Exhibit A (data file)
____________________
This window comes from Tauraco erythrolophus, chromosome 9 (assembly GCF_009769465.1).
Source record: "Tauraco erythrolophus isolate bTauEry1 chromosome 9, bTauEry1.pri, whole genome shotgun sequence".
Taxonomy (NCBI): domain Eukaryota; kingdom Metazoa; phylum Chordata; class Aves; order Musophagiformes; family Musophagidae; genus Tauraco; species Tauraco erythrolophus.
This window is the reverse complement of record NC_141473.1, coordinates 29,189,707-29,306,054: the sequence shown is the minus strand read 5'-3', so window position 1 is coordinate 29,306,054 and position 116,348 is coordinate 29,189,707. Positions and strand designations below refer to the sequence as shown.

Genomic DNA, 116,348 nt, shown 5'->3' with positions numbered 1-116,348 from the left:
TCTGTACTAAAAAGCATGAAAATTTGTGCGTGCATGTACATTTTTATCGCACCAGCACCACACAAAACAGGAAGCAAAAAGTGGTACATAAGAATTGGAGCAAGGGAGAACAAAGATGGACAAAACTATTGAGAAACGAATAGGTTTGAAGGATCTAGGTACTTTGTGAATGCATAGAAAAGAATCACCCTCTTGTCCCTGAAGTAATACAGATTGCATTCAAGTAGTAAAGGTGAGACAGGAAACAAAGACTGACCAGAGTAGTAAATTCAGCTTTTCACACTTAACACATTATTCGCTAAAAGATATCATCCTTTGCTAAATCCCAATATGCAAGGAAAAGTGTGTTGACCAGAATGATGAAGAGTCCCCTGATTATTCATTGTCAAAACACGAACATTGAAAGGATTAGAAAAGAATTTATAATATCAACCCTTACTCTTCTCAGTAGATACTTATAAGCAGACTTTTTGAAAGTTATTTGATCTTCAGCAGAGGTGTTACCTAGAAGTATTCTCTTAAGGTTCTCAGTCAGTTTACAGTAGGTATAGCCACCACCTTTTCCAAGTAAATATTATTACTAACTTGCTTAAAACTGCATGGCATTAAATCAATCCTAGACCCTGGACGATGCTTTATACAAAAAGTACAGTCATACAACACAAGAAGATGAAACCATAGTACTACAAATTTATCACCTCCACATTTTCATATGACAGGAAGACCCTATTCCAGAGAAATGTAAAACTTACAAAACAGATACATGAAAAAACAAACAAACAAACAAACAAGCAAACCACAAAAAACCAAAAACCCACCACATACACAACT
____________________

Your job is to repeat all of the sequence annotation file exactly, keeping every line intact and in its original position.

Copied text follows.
This window comes from Tauraco erythrolophus, chromosome 9 (assembly GCF_009769465.1).
Source record: "Tauraco erythrolophus isolate bTauEry1 chromosome 9, bTauEry1.pri, whole genome shotgun sequence".
Taxonomy (NCBI): domain Eukaryota; kingdom Metazoa; phylum Chordata; class Aves; order Musophagiformes; family Musophagidae; genus Tauraco; species Tauraco erythrolophus.
This window is the reverse complement of record NC_141473.1, coordinates 29,189,707-29,306,054: the sequence shown is the minus strand read 5'-3', so window position 1 is coordinate 29,306,054 and position 116,348 is coordinate 29,189,707. Positions and strand designations below refer to the sequence as shown.

Genomic DNA, 116,348 nt, shown 5'->3' with positions numbered 1-116,348 from the left:
TCTGTACTAAAAAGCATGAAAATTTGTGCGTGCATGTACATTTTTATCGCACCAGCACCACACAAAACAGGAAGCAAAAAGTGGTACATAAGAATTGGAGCAAGGGAGAACAAAGATGGACAAAACTATTGAGAAACGAATAGGTTTGAAGGATCTAGGTACTTTGTGAATGCATAGAAAAGAATCACCCTCTTGTCCCTGAAGTAATACAGATTGCATTCAAGTAGTAAAGGTGAGACAGGAAACAAAGACTGACCAGAGTAGTAAATTCAGCTTTTCACACTTAACACATTATTCGCTAAAAGATATCATCCTTTGCTAAATCCCAATATGCAAGGAAAAGTGTGTTGACCAGAATGATGAAGAGTCCCCTGATTATTCATTGTCAAAACACGAACATTGAAAGGATTAGAAAAGAATTTATAATATCAACCCTTACTCTTCTCAGTAGATACTTATAAGCAGACTTTTTGAAAGTTATTTGATCTTCAGCAGAGGTGTTACCTAGAAGTATTCTCTTAAGGTTCTCAGTCAGTTTACAGTAGGTATAGCCACCACCTTTTCCAAGTAAATATTATTACTAACTTGCTTAAAACTGCATGGCATTAAATCAATCCTAGACCCTGGACGATGCTTTATACAAAAAGTACAGTCATACAACACAAGAAGATGAAACCATAGTACTACAAATTTATCACCTCCACATTTTCATATGACAGGAAGACCCTATTCCAGAGAAATGTAAAACTTACAAAACAGATACATGAAAAAACAAACAAACAAACAAACAAGCAAACCACAAAAAACCAAAAACCCACCACATACACAACT